Half of Brits Long for a Hobby Career
Half of Brits wish they could take up their favourite hobby as a full time job, according to new research.
A survey of 1,000 people, carried out by Europe’s number one sports retailer, Decathlon, found that 50% of workers would like to turn their hobby into a career, with 23% more passionate about their hobby than their current profession.
The majority of brits (30%) would want to turn their passion of caring for animals or children into a paying career. Sports is another popular choice with 27% wanting to pursue a career in an outdoor pursuit like camping, 25% a team sport like football, cricket or rugby and 24% an individual sport like tennis, golf, cycling or swimming.
Crafts like knitting, sewing or card-making (19%) and indoor pursuits like writing or computer games (17%) are also desired hobby careers.
However, despite many Brits longing to turn a hobby into a career, only 3% have actually gone on to do so.
The main reason (39%) holding people back from pursuing a hobby as a job is that they simply would not know where to start. Financial implications are another concern, with 37% worried they would not earn enough money to support their lifestyle and 26% scared it would cost too much money.
Just over a fifth (21%) felt too settled in their existing career to make the change to another industry and 16% think that changing career would be too difficult.
But those that have taken the plunge to make their hobby a career have seemingly reaped the rewards, with almost three quarters (70%) of people saying it has made them happier than before and 60% stating that their hobby job is fulfilling and rewarding. Only 10% said it has been stressful.
While turning a hobby into a career may be a pipe dream for some, just under a third (29%) of people would want their current job to include some elements of their favourite hobby to make them happier.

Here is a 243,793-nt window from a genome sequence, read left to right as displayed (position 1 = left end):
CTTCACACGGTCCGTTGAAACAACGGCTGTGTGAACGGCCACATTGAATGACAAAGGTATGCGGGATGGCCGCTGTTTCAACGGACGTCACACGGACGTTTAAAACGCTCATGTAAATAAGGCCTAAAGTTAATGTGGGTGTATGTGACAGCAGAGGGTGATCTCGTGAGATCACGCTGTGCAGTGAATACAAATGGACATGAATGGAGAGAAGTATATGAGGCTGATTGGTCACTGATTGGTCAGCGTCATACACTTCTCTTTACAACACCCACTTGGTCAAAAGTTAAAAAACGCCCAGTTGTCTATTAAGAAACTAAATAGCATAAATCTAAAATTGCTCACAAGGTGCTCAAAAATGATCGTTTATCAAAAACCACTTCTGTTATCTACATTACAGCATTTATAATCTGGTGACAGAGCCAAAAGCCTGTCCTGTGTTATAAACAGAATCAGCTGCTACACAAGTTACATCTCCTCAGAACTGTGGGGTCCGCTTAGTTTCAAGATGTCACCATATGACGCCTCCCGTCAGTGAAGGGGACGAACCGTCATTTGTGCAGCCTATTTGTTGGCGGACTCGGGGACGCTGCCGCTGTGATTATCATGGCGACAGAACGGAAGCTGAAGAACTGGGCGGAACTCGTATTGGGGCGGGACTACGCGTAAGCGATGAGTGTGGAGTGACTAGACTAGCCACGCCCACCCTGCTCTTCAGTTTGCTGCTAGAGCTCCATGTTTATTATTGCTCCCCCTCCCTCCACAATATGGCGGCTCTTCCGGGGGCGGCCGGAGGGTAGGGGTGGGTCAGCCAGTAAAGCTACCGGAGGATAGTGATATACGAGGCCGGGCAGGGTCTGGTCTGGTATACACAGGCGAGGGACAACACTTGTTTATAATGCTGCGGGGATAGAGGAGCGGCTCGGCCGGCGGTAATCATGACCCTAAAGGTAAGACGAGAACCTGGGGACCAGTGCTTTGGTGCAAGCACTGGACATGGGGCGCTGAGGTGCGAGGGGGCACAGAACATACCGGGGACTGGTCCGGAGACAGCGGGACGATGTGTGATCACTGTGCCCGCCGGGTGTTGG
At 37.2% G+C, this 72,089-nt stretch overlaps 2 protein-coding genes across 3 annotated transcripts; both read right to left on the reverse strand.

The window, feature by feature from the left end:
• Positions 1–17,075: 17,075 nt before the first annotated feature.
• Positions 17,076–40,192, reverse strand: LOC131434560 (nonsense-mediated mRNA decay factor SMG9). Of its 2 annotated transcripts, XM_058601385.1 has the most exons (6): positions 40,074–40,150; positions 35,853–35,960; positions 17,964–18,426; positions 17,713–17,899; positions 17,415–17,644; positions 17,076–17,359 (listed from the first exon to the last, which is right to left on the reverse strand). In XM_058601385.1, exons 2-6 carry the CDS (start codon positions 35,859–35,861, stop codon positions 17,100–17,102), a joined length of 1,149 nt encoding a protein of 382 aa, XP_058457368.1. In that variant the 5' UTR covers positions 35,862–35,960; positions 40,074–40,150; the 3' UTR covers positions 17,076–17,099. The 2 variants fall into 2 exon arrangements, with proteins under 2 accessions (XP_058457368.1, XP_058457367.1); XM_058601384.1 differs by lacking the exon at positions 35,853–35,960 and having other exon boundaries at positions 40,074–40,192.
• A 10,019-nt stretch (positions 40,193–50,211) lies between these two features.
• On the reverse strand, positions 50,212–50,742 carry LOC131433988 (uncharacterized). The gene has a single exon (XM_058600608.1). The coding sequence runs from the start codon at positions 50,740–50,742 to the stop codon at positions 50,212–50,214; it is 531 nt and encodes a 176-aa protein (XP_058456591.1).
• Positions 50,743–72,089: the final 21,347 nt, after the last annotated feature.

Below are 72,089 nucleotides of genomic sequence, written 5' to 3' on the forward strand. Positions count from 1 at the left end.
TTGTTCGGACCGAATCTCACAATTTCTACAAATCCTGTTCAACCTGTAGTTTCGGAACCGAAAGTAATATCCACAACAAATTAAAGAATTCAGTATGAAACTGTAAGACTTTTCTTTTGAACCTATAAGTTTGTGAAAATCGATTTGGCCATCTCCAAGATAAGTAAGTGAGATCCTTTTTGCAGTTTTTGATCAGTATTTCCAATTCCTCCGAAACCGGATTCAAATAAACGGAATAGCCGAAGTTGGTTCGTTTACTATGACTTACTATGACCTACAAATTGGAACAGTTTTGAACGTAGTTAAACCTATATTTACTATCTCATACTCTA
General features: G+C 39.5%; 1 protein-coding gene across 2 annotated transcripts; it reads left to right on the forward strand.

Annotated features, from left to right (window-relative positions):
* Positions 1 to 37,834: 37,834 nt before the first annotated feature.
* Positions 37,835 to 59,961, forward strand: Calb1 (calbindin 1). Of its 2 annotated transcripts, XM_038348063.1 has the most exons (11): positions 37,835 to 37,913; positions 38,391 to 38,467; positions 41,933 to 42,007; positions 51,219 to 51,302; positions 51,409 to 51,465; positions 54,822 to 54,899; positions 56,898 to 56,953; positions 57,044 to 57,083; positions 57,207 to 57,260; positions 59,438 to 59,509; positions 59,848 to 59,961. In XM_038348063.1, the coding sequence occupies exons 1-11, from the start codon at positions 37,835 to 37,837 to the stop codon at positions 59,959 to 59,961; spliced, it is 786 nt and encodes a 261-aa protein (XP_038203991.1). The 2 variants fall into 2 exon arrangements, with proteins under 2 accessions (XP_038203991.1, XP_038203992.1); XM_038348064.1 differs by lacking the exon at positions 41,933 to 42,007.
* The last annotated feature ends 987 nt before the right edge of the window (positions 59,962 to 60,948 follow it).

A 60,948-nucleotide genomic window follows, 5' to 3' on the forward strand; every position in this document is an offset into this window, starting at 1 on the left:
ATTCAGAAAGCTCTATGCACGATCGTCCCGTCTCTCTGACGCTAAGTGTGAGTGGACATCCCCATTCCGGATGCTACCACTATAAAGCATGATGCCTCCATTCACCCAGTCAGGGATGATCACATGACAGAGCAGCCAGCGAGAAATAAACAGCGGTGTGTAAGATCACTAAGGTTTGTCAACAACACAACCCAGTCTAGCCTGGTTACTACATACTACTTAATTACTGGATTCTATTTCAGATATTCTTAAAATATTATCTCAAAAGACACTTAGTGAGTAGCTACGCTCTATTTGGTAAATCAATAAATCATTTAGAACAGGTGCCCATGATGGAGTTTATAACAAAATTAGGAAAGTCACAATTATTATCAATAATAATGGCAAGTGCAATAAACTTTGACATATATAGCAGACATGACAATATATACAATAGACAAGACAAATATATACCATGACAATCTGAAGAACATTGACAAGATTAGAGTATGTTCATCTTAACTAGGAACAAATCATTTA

Thibault Peeters, CEO at Decathlon, said:
“They say that if you do what you love and follow your passion you will not have to work a single day in your life. And that sentiment may explain why so many people wish they could take up their favourite hobby as a career.
“But as we can see from the findings not many people actually go on to do so, for various reasons from financial concerns or fear of failure. While there may not be ample opportunities for converting a hobby into a career, there are ways to incorporate elements of your favourite hobby into your job or access jobs which boast similarities to your favourite pastime.
“And it’s great to see that so many people are passionate about sports. At Decathlon, our goal is to make the pleasure and benefits of sport accessible to all. We provide enthusiastic sports people with the opportunity to be in-store experts, so they can use this passion to help customers get started and grow into that sport. Our team mates are encouraged to run their own department and have the opportunity to shape product development, connect with people and groups playing that sport in their area and also work at stores nationwide to pursue that passion in different parts of the world. By giving people the chance to accommodate their favourite activity into their working life has resulted in an engaged and happy workforce.”